The later additions into the Eastern State Penitentiary complex illustrate the compromise reached when this munificent, ill-fated intellectual movement collided with the reality of modern prison operation. Warden Michael Cassidy added the first cell blocks in the 1870s and 1890s. They retain the barrel vaults and skylights, the feeding doors and mechanical systems. Mirrors provide continued surveillance into the new cell blocks from the Rotunda. But the cells did not include exercise yards. Inmates were issued hoods with--for the first time--eye holes. They would exercise together, in silence and anonymity.

The system of solitary confinement at Eastern State did not so much collapse as erode away over the decades. A congregate workshop was added to the complex in 1905, eight years before the Pennsylvania System was officially discontinued. The last major addition to Eastern State Penitentiary's complex of buildings was made in 1956: Cell Block Fifteen, or Death Row. This modern prison block marked the final abandonment of any aspect of the Eastern's original architectural vocabulary. The fully-electronic confinement system inside separated the inmates from the guards at virtually all times. Within the Penitentiary's perimeter wall, built with the belief that all people are capable of redemption, prisoners awaited execution.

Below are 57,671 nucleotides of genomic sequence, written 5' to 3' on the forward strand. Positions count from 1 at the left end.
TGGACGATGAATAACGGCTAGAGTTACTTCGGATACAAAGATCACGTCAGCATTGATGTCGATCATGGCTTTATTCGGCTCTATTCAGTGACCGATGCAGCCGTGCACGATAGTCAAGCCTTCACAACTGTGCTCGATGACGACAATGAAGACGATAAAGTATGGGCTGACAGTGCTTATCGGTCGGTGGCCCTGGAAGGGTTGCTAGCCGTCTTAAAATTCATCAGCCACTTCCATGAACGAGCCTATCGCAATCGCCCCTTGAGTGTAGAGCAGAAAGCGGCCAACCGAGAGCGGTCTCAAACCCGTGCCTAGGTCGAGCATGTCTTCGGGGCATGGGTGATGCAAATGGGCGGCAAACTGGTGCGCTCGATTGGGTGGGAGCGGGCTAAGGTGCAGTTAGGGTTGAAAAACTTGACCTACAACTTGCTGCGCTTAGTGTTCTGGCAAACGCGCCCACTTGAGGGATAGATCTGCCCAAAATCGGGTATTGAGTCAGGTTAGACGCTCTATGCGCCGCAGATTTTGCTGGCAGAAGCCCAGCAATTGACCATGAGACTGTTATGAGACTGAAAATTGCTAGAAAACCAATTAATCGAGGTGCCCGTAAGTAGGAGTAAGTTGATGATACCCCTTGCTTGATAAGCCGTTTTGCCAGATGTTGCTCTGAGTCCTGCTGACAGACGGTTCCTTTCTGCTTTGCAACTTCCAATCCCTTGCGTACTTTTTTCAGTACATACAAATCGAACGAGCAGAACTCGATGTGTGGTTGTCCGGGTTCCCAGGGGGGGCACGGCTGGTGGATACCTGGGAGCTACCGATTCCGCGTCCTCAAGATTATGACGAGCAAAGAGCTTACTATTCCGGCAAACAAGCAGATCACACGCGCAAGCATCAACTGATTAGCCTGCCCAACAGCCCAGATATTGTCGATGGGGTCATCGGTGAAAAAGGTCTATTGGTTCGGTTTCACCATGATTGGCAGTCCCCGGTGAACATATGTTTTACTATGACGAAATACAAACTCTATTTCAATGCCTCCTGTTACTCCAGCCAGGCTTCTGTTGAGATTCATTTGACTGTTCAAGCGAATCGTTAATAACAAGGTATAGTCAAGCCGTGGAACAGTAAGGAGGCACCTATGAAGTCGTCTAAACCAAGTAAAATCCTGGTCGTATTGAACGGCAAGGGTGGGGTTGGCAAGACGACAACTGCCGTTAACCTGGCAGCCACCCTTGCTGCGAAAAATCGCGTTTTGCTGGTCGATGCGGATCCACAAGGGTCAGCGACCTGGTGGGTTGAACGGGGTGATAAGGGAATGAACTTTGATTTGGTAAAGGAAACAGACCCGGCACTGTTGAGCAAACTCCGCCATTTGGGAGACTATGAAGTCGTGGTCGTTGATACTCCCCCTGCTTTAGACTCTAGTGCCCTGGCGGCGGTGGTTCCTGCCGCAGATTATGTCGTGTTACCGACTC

By the 1960's, the aged prison was in need of costly repairs. The Commonwealth closed the facility in 1971, 142 years after it admitted Charles Williams, Prisoner Number One. The City of Philadelphia purchased the site in 1980, intending to reuse or develop it. In 1988, with the prison site threatened with inappropriate reuse proposals, the Eastern State Penitentiary Task Force successfully petitioned Mayor Wilson Goode to halt redevelopment and the Pennsylvania Prison Society opened the Penitentiary for the first season of regular guided interpretative tours in 1994.

Read Sean Kelley's "The Ruin Isn't What it Used to Be," an introductory guide to Eastern State Penitentiary:

Download guide

Related publications

Editors Srdjan Weiss, Katherine Carl and Aaron Levy survey perspectives on power and evasion, with essays by Samuel Weber and others on human rights, geopolitical conflict, and sovereignty.